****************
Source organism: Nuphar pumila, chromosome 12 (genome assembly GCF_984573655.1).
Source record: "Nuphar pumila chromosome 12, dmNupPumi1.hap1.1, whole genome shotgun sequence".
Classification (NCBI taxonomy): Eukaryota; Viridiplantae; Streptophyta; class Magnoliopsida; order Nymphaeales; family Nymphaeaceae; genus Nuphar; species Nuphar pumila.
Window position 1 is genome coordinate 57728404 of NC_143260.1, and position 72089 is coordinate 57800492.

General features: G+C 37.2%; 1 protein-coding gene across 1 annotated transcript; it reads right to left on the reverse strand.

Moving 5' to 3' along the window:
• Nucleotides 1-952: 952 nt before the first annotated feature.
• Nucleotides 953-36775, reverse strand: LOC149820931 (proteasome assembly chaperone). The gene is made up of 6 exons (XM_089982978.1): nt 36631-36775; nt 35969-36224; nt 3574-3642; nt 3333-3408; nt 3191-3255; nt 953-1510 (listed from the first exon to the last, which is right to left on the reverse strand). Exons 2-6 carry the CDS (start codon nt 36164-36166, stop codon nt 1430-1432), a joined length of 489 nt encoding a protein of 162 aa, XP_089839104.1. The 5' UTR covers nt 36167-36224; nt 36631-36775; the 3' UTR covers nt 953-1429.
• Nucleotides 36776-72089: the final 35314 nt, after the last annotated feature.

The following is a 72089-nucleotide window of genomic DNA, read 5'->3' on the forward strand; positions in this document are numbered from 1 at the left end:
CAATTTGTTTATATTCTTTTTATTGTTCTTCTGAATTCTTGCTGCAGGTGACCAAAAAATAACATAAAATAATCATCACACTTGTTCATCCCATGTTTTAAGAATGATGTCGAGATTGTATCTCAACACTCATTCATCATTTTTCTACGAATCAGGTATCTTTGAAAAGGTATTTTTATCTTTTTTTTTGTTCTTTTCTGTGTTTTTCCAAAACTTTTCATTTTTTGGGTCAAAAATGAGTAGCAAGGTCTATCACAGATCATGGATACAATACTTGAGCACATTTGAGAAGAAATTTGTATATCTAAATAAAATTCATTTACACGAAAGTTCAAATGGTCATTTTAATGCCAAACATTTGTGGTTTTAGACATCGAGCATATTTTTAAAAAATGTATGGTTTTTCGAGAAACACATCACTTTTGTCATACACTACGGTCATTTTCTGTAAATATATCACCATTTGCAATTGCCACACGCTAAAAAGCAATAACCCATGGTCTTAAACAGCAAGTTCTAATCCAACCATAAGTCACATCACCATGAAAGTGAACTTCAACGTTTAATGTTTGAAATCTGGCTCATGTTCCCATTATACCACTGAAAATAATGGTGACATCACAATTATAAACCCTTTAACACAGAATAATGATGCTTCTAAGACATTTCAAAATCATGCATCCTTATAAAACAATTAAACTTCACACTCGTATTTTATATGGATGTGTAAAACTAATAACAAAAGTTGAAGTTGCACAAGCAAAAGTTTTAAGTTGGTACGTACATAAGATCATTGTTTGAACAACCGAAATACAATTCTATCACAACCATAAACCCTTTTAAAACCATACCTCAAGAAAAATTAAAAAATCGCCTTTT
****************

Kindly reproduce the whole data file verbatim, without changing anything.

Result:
Source organism: Nuphar pumila, chromosome 12 (genome assembly GCF_984573655.1).
Source record: "Nuphar pumila chromosome 12, dmNupPumi1.hap1.1, whole genome shotgun sequence".
Classification (NCBI taxonomy): Eukaryota; Viridiplantae; Streptophyta; class Magnoliopsida; order Nymphaeales; family Nymphaeaceae; genus Nuphar; species Nuphar pumila.
Window position 1 is genome coordinate 57728404 of NC_143260.1, and position 72089 is coordinate 57800492.

General features: G+C 37.2%; 1 protein-coding gene across 1 annotated transcript; it reads right to left on the reverse strand.

Moving 5' to 3' along the window:
• Nucleotides 1-952: 952 nt before the first annotated feature.
• Nucleotides 953-36775, reverse strand: LOC149820931 (proteasome assembly chaperone). The gene is made up of 6 exons (XM_089982978.1): nt 36631-36775; nt 35969-36224; nt 3574-3642; nt 3333-3408; nt 3191-3255; nt 953-1510 (listed from the first exon to the last, which is right to left on the reverse strand). Exons 2-6 carry the CDS (start codon nt 36164-36166, stop codon nt 1430-1432), a joined length of 489 nt encoding a protein of 162 aa, XP_089839104.1. The 5' UTR covers nt 36167-36224; nt 36631-36775; the 3' UTR covers nt 953-1429.
• Nucleotides 36776-72089: the final 35314 nt, after the last annotated feature.

The following is a 72089-nucleotide window of genomic DNA, read 5'->3' on the forward strand; positions in this document are numbered from 1 at the left end:
CAATTTGTTTATATTCTTTTTATTGTTCTTCTGAATTCTTGCTGCAGGTGACCAAAAAATAACATAAAATAATCATCACACTTGTTCATCCCATGTTTTAAGAATGATGTCGAGATTGTATCTCAACACTCATTCATCATTTTTCTACGAATCAGGTATCTTTGAAAAGGTATTTTTATCTTTTTTTTTGTTCTTTTCTGTGTTTTTCCAAAACTTTTCATTTTTTGGGTCAAAAATGAGTAGCAAGGTCTATCACAGATCATGGATACAATACTTGAGCACATTTGAGAAGAAATTTGTATATCTAAATAAAATTCATTTACACGAAAGTTCAAATGGTCATTTTAATGCCAAACATTTGTGGTTTTAGACATCGAGCATATTTTTAAAAAATGTATGGTTTTTCGAGAAACACATCACTTTTGTCATACACTACGGTCATTTTCTGTAAATATATCACCATTTGCAATTGCCACACGCTAAAAAGCAATAACCCATGGTCTTAAACAGCAAGTTCTAATCCAACCATAAGTCACATCACCATGAAAGTGAACTTCAACGTTTAATGTTTGAAATCTGGCTCATGTTCCCATTATACCACTGAAAATAATGGTGACATCACAATTATAAACCCTTTAACACAGAATAATGATGCTTCTAAGACATTTCAAAATCATGCATCCTTATAAAACAATTAAACTTCACACTCGTATTTTATATGGATGTGTAAAACTAATAACAAAAGTTGAAGTTGCACAAGCAAAAGTTTTAAGTTGGTACGTACATAAGATCATTGTTTGAACAACCGAAATACAATTCTATCACAACCATAAACCCTTTTAAAACCATACCTCAAGAAAAATTAAAAAATCGCCTTTT